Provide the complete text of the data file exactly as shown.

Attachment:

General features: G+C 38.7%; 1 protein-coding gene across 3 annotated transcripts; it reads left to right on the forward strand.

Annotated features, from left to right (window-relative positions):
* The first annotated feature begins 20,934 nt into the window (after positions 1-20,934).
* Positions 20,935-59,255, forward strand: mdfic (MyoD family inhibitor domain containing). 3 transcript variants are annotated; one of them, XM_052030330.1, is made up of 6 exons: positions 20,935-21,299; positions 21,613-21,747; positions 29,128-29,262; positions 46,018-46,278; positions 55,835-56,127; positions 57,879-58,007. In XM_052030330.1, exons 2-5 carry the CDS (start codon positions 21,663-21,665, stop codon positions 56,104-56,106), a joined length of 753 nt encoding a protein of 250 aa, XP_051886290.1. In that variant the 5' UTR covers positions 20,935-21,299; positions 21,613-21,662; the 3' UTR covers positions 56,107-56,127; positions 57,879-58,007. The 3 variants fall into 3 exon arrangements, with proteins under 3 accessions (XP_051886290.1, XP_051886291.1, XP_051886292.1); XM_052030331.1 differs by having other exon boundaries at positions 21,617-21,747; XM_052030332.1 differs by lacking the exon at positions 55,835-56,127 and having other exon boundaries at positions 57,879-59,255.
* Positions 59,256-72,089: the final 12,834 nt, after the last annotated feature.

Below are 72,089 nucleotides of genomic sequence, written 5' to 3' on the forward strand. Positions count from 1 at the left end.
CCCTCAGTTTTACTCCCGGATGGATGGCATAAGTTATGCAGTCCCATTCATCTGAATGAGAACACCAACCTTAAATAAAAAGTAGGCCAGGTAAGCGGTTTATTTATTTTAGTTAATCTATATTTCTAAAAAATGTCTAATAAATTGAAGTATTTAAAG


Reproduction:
General features: G+C 38.7%; 1 protein-coding gene across 3 annotated transcripts; it reads left to right on the forward strand.

Annotated features, from left to right (window-relative positions):
* The first annotated feature begins 20,934 nt into the window (after positions 1-20,934).
* Positions 20,935-59,255, forward strand: mdfic (MyoD family inhibitor domain containing). 3 transcript variants are annotated; one of them, XM_052030330.1, is made up of 6 exons: positions 20,935-21,299; positions 21,613-21,747; positions 29,128-29,262; positions 46,018-46,278; positions 55,835-56,127; positions 57,879-58,007. In XM_052030330.1, exons 2-5 carry the CDS (start codon positions 21,663-21,665, stop codon positions 56,104-56,106), a joined length of 753 nt encoding a protein of 250 aa, XP_051886290.1. In that variant the 5' UTR covers positions 20,935-21,299; positions 21,613-21,662; the 3' UTR covers positions 56,107-56,127; positions 57,879-58,007. The 3 variants fall into 3 exon arrangements, with proteins under 3 accessions (XP_051886290.1, XP_051886291.1, XP_051886292.1); XM_052030331.1 differs by having other exon boundaries at positions 21,617-21,747; XM_052030332.1 differs by lacking the exon at positions 55,835-56,127 and having other exon boundaries at positions 57,879-59,255.
* Positions 59,256-72,089: the final 12,834 nt, after the last annotated feature.

Below are 72,089 nucleotides of genomic sequence, written 5' to 3' on the forward strand. Positions count from 1 at the left end.
CCCTCAGTTTTACTCCCGGATGGATGGCATAAGTTATGCAGTCCCATTCATCTGAATGAGAACACCAACCTTAAATAAAAAGTAGGCCAGGTAAGCGGTTTATTTATTTTAGTTAATCTATATTTCTAAAAAATGTCTAATAAATTGAAGTATTTAAAG